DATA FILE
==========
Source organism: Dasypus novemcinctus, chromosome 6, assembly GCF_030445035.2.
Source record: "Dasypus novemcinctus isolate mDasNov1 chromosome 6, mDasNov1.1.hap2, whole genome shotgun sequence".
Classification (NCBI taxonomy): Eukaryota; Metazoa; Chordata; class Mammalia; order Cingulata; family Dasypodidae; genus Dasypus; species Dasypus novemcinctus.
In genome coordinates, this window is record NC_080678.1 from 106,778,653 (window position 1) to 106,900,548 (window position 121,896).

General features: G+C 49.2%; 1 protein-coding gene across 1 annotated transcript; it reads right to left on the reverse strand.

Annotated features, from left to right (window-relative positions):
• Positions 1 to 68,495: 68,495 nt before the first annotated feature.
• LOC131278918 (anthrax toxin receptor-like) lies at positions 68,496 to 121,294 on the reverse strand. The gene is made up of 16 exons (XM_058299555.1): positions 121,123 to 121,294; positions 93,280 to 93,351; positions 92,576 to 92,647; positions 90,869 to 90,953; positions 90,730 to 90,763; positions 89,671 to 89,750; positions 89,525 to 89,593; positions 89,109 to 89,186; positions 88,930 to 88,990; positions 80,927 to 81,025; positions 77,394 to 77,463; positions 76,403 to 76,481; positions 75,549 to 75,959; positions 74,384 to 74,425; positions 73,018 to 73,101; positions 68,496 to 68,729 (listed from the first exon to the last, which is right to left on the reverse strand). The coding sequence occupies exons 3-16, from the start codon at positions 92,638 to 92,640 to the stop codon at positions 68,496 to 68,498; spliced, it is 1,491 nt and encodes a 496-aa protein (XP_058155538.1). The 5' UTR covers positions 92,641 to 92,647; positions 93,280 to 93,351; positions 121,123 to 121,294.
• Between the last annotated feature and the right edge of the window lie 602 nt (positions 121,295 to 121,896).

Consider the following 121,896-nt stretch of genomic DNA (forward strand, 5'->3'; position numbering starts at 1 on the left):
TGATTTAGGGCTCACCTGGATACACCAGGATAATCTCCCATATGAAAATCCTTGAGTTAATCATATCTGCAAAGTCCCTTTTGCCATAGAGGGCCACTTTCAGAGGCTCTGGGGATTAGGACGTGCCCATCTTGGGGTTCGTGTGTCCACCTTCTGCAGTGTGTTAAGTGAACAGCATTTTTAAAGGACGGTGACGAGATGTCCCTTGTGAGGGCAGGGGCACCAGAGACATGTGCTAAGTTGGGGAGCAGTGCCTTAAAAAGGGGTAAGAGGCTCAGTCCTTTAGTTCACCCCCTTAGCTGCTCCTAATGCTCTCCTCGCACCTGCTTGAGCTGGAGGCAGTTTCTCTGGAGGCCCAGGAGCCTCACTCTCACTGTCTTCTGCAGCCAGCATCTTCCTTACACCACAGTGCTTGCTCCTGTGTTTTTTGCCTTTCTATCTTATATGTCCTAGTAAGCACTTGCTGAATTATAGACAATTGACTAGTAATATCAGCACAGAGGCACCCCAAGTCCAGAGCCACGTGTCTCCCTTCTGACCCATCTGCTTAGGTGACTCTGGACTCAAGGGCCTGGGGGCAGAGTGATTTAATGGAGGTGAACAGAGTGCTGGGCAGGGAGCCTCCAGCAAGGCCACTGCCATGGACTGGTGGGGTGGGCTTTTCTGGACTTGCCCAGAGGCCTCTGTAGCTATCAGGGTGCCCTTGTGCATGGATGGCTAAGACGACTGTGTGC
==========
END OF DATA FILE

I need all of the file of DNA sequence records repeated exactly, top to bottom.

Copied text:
Source organism: Dasypus novemcinctus, chromosome 6, assembly GCF_030445035.2.
Source record: "Dasypus novemcinctus isolate mDasNov1 chromosome 6, mDasNov1.1.hap2, whole genome shotgun sequence".
Classification (NCBI taxonomy): Eukaryota; Metazoa; Chordata; class Mammalia; order Cingulata; family Dasypodidae; genus Dasypus; species Dasypus novemcinctus.
In genome coordinates, this window is record NC_080678.1 from 106,778,653 (window position 1) to 106,900,548 (window position 121,896).

General features: G+C 49.2%; 1 protein-coding gene across 1 annotated transcript; it reads right to left on the reverse strand.

Annotated features, from left to right (window-relative positions):
• Positions 1 to 68,495: 68,495 nt before the first annotated feature.
• LOC131278918 (anthrax toxin receptor-like) lies at positions 68,496 to 121,294 on the reverse strand. The gene is made up of 16 exons (XM_058299555.1): positions 121,123 to 121,294; positions 93,280 to 93,351; positions 92,576 to 92,647; positions 90,869 to 90,953; positions 90,730 to 90,763; positions 89,671 to 89,750; positions 89,525 to 89,593; positions 89,109 to 89,186; positions 88,930 to 88,990; positions 80,927 to 81,025; positions 77,394 to 77,463; positions 76,403 to 76,481; positions 75,549 to 75,959; positions 74,384 to 74,425; positions 73,018 to 73,101; positions 68,496 to 68,729 (listed from the first exon to the last, which is right to left on the reverse strand). The coding sequence occupies exons 3-16, from the start codon at positions 92,638 to 92,640 to the stop codon at positions 68,496 to 68,498; spliced, it is 1,491 nt and encodes a 496-aa protein (XP_058155538.1). The 5' UTR covers positions 92,641 to 92,647; positions 93,280 to 93,351; positions 121,123 to 121,294.
• Between the last annotated feature and the right edge of the window lie 602 nt (positions 121,295 to 121,896).

Consider the following 121,896-nt stretch of genomic DNA (forward strand, 5'->3'; position numbering starts at 1 on the left):
TGATTTAGGGCTCACCTGGATACACCAGGATAATCTCCCATATGAAAATCCTTGAGTTAATCATATCTGCAAAGTCCCTTTTGCCATAGAGGGCCACTTTCAGAGGCTCTGGGGATTAGGACGTGCCCATCTTGGGGTTCGTGTGTCCACCTTCTGCAGTGTGTTAAGTGAACAGCATTTTTAAAGGACGGTGACGAGATGTCCCTTGTGAGGGCAGGGGCACCAGAGACATGTGCTAAGTTGGGGAGCAGTGCCTTAAAAAGGGGTAAGAGGCTCAGTCCTTTAGTTCACCCCCTTAGCTGCTCCTAATGCTCTCCTCGCACCTGCTTGAGCTGGAGGCAGTTTCTCTGGAGGCCCAGGAGCCTCACTCTCACTGTCTTCTGCAGCCAGCATCTTCCTTACACCACAGTGCTTGCTCCTGTGTTTTTTGCCTTTCTATCTTATATGTCCTAGTAAGCACTTGCTGAATTATAGACAATTGACTAGTAATATCAGCACAGAGGCACCCCAAGTCCAGAGCCACGTGTCTCCCTTCTGACCCATCTGCTTAGGTGACTCTGGACTCAAGGGCCTGGGGGCAGAGTGATTTAATGGAGGTGAACAGAGTGCTGGGCAGGGAGCCTCCAGCAAGGCCACTGCCATGGACTGGTGGGGTGGGCTTTTCTGGACTTGCCCAGAGGCCTCTGTAGCTATCAGGGTGCCCTTGTGCATGGATGGCTAAGACGACTGTGTGC